Over 80% of the world's ferrochrome is utilised in the production of stainless steel. In 2006, 28 Mt of stainless steel were produced.
Stainless steel depends on chromium for its appearance and resistance to corrosion. Average chrome content in stainless steel is approx. 18%. It is also used to add chromium to carbon steel. FeCr from South Africa, known as "charge chrome" and produced from a Cr containing ore with a low carbon content, is most commonly used in stainless steel production.
Alternatively, high carbon FeCr produced from high-grade ore found in Kazakhstan (among other places) is more commonly used in specialist applications such as engineering steels where a high Cr/Fe ratio and minimum levels of other elements (sulfur, phosphorus, titanium etc.) are important and production of finished metals takes place in small electric arc furnaces compared to large scale blast furnaces.
Ferrochrome is produced by electric arc carbothermic reduction of chromite. Most of the global output is produced in South Africa, Kazakhstan and India, which have large domestic chromite resources. Increasing amounts are coming from Russia and China. Production of steel, especially that of stainless steel with chromium content of 10 to 20%, is the largest consumer and the main application of ferrochrome.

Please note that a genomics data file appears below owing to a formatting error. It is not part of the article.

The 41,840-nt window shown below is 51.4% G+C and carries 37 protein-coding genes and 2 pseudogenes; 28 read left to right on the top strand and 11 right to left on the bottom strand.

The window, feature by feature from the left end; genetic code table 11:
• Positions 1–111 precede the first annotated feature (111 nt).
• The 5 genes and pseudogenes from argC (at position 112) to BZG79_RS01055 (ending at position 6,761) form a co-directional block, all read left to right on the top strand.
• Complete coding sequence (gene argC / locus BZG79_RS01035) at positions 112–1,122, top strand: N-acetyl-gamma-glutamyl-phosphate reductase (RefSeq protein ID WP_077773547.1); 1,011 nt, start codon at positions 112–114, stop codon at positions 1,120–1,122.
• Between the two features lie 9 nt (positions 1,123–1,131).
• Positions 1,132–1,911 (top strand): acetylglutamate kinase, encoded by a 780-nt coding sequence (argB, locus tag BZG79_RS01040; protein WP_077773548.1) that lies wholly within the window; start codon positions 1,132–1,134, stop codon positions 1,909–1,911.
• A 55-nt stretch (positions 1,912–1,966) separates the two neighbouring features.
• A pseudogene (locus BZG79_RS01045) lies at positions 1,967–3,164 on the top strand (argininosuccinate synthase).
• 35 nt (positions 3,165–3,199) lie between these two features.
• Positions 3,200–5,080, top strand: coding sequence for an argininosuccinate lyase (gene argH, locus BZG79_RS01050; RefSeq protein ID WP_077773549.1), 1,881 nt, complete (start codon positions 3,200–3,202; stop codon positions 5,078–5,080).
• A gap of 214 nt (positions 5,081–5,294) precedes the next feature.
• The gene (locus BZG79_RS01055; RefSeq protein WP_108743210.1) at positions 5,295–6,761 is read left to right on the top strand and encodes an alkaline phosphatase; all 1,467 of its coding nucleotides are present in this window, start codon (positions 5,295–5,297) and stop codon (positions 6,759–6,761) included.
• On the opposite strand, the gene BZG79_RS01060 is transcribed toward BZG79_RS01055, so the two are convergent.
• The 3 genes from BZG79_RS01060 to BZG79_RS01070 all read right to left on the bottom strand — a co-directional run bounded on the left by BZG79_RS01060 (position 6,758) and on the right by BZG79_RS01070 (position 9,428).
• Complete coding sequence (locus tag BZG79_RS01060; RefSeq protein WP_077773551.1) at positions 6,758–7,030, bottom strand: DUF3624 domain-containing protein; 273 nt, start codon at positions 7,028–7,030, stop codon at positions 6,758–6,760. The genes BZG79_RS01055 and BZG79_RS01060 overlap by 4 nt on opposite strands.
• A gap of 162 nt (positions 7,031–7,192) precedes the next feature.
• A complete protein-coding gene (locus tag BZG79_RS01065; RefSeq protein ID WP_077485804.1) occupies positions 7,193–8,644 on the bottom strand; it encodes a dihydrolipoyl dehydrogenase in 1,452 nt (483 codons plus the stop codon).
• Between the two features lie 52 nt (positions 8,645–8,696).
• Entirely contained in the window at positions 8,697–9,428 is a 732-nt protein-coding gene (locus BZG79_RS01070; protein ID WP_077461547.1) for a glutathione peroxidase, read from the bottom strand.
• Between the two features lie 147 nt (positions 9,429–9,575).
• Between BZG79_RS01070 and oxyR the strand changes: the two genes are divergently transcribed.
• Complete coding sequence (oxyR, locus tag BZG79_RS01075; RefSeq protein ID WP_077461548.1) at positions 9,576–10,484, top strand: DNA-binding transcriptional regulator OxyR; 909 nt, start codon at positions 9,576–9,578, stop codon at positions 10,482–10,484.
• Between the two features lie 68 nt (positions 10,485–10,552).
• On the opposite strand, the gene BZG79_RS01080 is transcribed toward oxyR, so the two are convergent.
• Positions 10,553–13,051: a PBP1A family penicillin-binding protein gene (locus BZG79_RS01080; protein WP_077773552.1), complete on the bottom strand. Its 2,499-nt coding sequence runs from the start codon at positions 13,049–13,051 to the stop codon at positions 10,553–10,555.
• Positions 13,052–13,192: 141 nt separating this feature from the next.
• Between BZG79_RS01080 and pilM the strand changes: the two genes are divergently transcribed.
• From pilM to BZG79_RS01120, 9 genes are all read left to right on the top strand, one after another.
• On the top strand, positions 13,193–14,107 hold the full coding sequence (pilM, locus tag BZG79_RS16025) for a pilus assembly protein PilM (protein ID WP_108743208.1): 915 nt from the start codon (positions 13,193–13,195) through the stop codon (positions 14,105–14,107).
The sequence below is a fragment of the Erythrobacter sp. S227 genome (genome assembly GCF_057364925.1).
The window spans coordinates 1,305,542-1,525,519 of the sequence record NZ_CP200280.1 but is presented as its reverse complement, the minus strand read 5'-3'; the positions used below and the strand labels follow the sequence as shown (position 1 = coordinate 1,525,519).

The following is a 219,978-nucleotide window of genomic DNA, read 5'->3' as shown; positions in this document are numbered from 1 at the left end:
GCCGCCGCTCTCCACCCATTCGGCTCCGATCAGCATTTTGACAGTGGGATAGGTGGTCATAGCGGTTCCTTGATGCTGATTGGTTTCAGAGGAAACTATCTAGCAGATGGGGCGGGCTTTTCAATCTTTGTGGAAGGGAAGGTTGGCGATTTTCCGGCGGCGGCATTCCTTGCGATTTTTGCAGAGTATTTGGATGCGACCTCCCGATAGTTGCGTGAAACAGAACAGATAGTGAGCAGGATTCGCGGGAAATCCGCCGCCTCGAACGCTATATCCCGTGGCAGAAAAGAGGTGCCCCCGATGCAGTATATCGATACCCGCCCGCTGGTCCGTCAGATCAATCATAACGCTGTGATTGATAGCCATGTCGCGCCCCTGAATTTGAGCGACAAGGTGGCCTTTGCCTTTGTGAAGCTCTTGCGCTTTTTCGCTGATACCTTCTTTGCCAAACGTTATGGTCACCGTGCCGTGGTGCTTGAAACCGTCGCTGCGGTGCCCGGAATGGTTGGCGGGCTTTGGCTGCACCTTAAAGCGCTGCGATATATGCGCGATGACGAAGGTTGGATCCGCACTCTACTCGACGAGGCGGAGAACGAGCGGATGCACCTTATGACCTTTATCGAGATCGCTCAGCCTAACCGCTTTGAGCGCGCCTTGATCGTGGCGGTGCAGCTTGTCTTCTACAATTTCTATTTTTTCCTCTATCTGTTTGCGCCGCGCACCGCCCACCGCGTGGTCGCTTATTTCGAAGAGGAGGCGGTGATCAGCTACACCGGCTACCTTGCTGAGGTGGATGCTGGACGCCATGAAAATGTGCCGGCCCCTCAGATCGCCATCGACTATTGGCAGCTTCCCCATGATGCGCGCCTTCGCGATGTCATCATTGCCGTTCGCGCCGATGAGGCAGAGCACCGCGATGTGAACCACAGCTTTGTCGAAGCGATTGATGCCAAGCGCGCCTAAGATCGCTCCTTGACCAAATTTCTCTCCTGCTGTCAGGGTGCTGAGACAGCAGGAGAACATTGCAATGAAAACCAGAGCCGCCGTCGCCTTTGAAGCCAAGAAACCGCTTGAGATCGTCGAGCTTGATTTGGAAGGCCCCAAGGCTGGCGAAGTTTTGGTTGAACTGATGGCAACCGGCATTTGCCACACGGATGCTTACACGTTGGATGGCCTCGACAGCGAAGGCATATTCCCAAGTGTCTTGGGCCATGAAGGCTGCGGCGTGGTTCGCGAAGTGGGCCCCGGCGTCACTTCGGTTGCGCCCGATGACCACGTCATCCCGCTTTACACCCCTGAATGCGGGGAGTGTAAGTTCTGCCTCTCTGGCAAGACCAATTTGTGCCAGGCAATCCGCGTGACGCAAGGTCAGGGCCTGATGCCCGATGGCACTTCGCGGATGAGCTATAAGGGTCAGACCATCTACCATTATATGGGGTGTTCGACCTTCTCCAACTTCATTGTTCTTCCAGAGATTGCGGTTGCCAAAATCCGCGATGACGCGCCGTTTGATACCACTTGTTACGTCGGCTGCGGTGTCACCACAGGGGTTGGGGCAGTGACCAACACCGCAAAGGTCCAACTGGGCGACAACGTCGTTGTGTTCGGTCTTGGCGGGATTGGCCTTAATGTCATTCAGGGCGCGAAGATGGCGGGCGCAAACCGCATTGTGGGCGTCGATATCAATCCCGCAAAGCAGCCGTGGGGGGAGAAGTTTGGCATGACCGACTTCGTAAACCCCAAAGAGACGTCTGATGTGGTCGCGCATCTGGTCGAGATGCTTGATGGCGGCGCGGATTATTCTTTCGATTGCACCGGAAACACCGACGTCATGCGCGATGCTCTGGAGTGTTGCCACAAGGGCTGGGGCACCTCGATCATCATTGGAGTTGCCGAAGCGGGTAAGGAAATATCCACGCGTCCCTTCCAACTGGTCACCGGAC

The classification of ferrochrome is dependent on the carbon content, its use and application depend on it.
Ferrochrome production is essentially a carbothermic reduction operation taking place at high temperatures. Chromium ore (an oxide of Cr and Fe) is reduced by coal and coke to form the iron-chromium alloy. The heat for this reaction can come from several forms, but typically from the electric arc formed between the tips of electrodes in the bottom of the furnace and the furnace hearth. This arc creates temperatures of about 2,800 °C (5,070 °F). In the process of smelting, huge amounts of electricity are consumed, making production very expensive in countries where power costs are high.
Tapping of the material from the furnace takes place intermittently. When enough smelted ferrochrome has accumulated in the furnace hearth, the tap hole is drilled open and a stream of molten metal and slag rushes down a trough into a chill or ladle. Ferrochrome solidifies in large castings which are crushed for sale or further processed.
Ferrochrome is generally classified by the amount of carbon and chrome it contains. Vast majority of FeCr produced is "charge chrome" from South Africa, with high carbon being the second largest segment followed by the smaller sectors of low carbon and intermediate carbon material.